Gardening is associated with many benefits for people and the environment. It is an activity that not only reduces stress but also can improve your satisfaction with life. While reducing your stress you are also providing a sustainable environment. To help you keep your garden sustainable, here are 10 tips:

  1. Compost

One of the easiest ways to begin a sustainable garden is to compost. Composting grass clipping, leaves and food waste is an efficient way to regenerate poor soils and retain moisture, giving you rich soil to plant on.

  1. Mulch Your Landscape

Another great method of conserving soil moisture is mulching. It also prevents weeds from popping up in unwanted flower beds. Mulching is important in areas with water restrictions. A few sustainable mulch options include: pine needles, grass clippings and shredded bark.

  1. Go Organic

Using less chemicals may be an obvious way to be more ecological. If you are growing food it is even more important. Adding compost is a solution to amend the soil. If you have insects or pests in your garden try using organic solutions.

  1. Plant Natives

Natives are known as plants that are indigenous to your region. When you plant natives they typically thrive better than others because they are already suited to your climate, rainfall and soil types. These pants also take less work and require less water.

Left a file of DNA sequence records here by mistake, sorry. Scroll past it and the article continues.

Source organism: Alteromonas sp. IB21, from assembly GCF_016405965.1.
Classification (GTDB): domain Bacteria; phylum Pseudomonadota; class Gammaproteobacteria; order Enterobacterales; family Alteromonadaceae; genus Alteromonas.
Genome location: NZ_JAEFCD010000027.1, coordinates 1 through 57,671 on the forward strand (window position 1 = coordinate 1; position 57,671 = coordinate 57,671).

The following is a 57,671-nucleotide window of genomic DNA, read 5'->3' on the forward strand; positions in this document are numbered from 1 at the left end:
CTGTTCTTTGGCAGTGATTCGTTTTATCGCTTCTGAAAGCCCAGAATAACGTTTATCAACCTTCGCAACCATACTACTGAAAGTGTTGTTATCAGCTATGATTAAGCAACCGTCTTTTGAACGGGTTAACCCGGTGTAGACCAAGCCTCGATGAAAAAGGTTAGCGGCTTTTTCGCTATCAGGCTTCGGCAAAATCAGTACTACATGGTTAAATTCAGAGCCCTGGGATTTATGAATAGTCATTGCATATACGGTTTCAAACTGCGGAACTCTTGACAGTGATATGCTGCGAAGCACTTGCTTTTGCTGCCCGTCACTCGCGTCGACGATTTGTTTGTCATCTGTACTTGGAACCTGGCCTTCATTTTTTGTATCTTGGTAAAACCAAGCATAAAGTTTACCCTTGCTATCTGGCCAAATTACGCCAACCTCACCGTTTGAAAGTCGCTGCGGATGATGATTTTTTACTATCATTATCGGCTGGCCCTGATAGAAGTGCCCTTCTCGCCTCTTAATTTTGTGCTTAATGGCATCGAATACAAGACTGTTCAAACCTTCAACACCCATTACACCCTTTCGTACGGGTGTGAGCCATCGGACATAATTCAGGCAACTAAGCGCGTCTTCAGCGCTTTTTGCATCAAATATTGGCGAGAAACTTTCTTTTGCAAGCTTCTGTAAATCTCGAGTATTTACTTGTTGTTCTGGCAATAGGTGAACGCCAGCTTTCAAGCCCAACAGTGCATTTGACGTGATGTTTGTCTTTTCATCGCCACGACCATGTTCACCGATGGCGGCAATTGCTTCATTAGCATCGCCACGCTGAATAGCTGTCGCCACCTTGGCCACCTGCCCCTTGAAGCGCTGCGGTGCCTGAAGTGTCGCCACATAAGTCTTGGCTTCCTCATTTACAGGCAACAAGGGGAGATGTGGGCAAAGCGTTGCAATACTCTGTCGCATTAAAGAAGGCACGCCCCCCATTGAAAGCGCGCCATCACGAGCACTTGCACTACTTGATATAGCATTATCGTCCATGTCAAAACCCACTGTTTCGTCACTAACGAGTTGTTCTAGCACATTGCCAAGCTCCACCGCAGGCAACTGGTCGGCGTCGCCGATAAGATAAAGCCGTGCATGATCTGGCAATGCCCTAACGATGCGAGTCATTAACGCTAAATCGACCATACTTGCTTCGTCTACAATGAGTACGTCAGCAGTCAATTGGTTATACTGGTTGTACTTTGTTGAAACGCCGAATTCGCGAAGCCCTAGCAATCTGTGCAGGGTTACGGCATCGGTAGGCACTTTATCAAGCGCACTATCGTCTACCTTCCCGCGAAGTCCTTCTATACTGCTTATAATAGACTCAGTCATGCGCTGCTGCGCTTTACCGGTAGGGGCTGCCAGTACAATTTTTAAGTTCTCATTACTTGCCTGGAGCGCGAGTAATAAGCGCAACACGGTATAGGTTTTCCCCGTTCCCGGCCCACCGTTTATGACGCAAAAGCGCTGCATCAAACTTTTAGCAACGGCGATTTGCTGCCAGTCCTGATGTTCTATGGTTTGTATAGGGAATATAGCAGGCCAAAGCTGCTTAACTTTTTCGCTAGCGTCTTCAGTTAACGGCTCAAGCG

1. Lose Your Lawn

When you have a green and weed-free lawn it requires a lot of resources. By reducing an area planted in grass and replacing it with perennial ornamental grasses you can have a more sustainable lawn.

  1. Less Watering

An important element of sustainability is to have a less thirsty garden. When you practice “xeriscaping” you are designing your landscape/garden to reduce or eliminate the need for water. A sustainable way to collect water is to install a rain barrel. Check out our DIY Rain Barrel here.

  1. Grow Food

Growing vegetables, fruits and herbs is a delicious way to add to your sustainable lifestyle. Be sure to plant according to season. Greens and lettuce sprout quickly in the spring, while tomatoes and peppers can be interplanted with beds during hot-weather months.

  1. Plant Perennials

Planting perennials cannot only save you money but give you a lasting garden. If you buy small perennials they get bigger and better every year. They need to be divided every couple of years which give you more plants to enlarge your garden.

9.  Save Seeds

When your annual flowers seed at the end of the season, collect their dried seed heads and store them in a dry place and plant them in your garden the following spring. Morning glory, marigold and sunflower have great seeds to replant.

10. Change to an Electric or Manual Mower

According to the Environmental Protection Agency, using a gas-powered lawn mower for an hour pollutes the air as much as driving a car for 45 miles. You can reduce carbon footprint by using manually operated lawn-care equipment, or electric trimmers, blowers and mowers.